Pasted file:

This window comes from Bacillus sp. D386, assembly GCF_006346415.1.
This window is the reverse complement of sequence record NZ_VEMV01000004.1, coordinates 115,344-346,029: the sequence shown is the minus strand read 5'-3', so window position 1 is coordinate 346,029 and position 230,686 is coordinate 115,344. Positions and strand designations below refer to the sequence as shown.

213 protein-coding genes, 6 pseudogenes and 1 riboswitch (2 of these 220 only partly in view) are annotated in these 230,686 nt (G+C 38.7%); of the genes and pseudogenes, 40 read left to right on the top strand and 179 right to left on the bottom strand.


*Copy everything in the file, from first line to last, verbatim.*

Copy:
This window comes from Bacillus sp. D386, assembly GCF_006346415.1.
This window is the reverse complement of sequence record NZ_VEMV01000004.1, coordinates 115,344-346,029: the sequence shown is the minus strand read 5'-3', so window position 1 is coordinate 346,029 and position 230,686 is coordinate 115,344. Positions and strand designations below refer to the sequence as shown.

213 protein-coding genes, 6 pseudogenes and 1 riboswitch (2 of these 220 only partly in view) are annotated in these 230,686 nt (G+C 38.7%); of the genes and pseudogenes, 40 read left to right on the top strand and 179 right to left on the bottom strand.